In a SQL 2014 edition server (12.0.2430.0 - no SP1 yet) with a database in 2012 compatibility mode (working on getting it switched to 2014...) I have a handful of foreign key objects which are consistently marked as not trusted in the database. I've dropped and re-created them without NOCHECK options, but within 5-10 minutes they become untrusted again and if I generate a CREATE script it comes out as:

REFERENCES [dbo].[Badge] ([Id])

The create script being used is:

ALTER TABLE [dbo].[Points]
REFERENCES [dbo].[Badge] ([Id])


There is no replication, there are no third party tools, and I am monitoring all DDL statements on the database so it isn't another user.

I am able to check the constraints fine (using WITH CHECK CHECK on each) but they still become untrusted shortly after. Only maintenance jobs that run are Ola's in the early AM and this happens throughout the day.


So, after a couple of traces to narrow down possibilities, it seems like a BULK INSERT may be causing the FK to become untrusted. This msdn question states that this is a valid route for the key to become untrusted, which is the first I've heard of it.

So my question now is, is there an alternative strategy to using BULK INSERT that can maintain foreign key is_trusted status? It's being executed in the context of an application running several times per hour. I could have the developers batch their insert statements instead, but I'd prefer not to put an ultimatum on using BULK INSERT if I don't have to.


1 Answer 1


A BULK INSERT from our application was the cause of untrusted foreign keys, as confirmed by an MSDN question. Similar to BCP, anytime a BULK INSERT is performed then the foreign key is not checked during insert, therefor making it not trusted.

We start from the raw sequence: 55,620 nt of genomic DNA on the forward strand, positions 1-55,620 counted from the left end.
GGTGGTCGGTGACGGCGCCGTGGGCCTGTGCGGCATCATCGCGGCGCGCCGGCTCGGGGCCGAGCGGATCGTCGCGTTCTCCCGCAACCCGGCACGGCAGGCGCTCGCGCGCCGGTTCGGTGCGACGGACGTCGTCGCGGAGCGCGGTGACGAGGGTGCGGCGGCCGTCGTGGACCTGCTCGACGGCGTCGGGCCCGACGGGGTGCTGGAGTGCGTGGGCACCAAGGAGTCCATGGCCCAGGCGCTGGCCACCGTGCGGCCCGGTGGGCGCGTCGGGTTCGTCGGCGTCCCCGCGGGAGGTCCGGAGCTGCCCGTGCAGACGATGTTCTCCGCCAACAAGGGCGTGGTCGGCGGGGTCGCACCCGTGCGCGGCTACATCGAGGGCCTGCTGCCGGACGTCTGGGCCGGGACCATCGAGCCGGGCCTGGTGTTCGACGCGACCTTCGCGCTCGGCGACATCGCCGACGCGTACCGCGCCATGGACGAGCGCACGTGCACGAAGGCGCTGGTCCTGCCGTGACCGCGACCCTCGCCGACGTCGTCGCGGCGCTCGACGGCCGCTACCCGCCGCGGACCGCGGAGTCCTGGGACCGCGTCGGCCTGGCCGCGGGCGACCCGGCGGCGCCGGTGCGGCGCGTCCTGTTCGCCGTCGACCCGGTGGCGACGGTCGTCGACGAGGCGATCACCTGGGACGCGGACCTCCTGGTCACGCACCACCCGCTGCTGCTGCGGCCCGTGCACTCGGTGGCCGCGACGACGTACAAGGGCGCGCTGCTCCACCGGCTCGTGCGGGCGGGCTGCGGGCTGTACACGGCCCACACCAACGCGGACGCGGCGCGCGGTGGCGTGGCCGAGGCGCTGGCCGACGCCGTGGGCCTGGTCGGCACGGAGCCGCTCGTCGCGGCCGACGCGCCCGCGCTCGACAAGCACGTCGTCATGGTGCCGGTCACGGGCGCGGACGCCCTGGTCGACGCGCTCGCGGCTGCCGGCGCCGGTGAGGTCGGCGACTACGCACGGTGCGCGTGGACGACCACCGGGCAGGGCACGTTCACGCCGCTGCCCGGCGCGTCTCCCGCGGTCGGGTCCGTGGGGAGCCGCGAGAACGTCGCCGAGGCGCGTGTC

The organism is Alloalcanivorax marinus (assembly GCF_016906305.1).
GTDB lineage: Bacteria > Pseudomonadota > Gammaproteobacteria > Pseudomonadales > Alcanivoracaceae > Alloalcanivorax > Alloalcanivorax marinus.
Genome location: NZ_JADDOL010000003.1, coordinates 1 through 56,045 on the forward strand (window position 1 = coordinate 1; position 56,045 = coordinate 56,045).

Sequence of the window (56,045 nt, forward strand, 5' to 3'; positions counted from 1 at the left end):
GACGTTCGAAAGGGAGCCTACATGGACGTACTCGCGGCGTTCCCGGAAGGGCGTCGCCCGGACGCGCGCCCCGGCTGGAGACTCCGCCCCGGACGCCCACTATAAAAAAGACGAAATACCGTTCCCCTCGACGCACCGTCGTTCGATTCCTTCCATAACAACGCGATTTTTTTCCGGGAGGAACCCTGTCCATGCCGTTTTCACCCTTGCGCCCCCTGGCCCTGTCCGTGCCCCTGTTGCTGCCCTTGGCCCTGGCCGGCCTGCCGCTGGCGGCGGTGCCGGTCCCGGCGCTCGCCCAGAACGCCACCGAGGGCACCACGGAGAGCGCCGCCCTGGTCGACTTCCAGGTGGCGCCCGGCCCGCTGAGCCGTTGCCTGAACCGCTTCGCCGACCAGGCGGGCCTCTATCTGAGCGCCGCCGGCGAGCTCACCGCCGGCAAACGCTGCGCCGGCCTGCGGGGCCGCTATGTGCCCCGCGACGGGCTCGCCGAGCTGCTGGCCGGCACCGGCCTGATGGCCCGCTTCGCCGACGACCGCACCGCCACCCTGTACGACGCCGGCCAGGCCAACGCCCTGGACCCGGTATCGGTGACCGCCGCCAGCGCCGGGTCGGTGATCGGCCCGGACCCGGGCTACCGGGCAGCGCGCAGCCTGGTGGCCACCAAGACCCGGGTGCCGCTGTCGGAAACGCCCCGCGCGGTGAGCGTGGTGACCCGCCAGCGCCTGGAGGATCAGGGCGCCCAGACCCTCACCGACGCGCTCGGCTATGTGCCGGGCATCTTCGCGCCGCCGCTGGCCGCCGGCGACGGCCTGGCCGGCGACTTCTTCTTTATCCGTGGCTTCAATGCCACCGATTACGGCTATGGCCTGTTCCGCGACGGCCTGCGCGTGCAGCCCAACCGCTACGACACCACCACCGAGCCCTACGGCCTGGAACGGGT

As Kin mentioned, there are simple scripts available to find and fix untrusted foreign keys, but in my scenario the inserts are happening at frequency which makes effort to constantly fix this issue not worth it.

And ypercube suggested using CHECK_CONSTRAINTS option within the bulk inserts which would force the constraint to be obeyed.

I plan to review with the developers to ensure that each usage of BULK INSERT is justified in terms of rows inserted, otherwise it will have to be something to live with.

  • 4
    I was using SqlBulkCopy with the same effect, but there is (at least now) an option to do the bulk copy while still checking the constraints - which means that the bulk copy facility can do checking in principal, most likely bcp has some option to enable that. Whoever made the non-checking mode the default needs to be punched in the face.
    – John
    Mar 8, 2017 at 11:50

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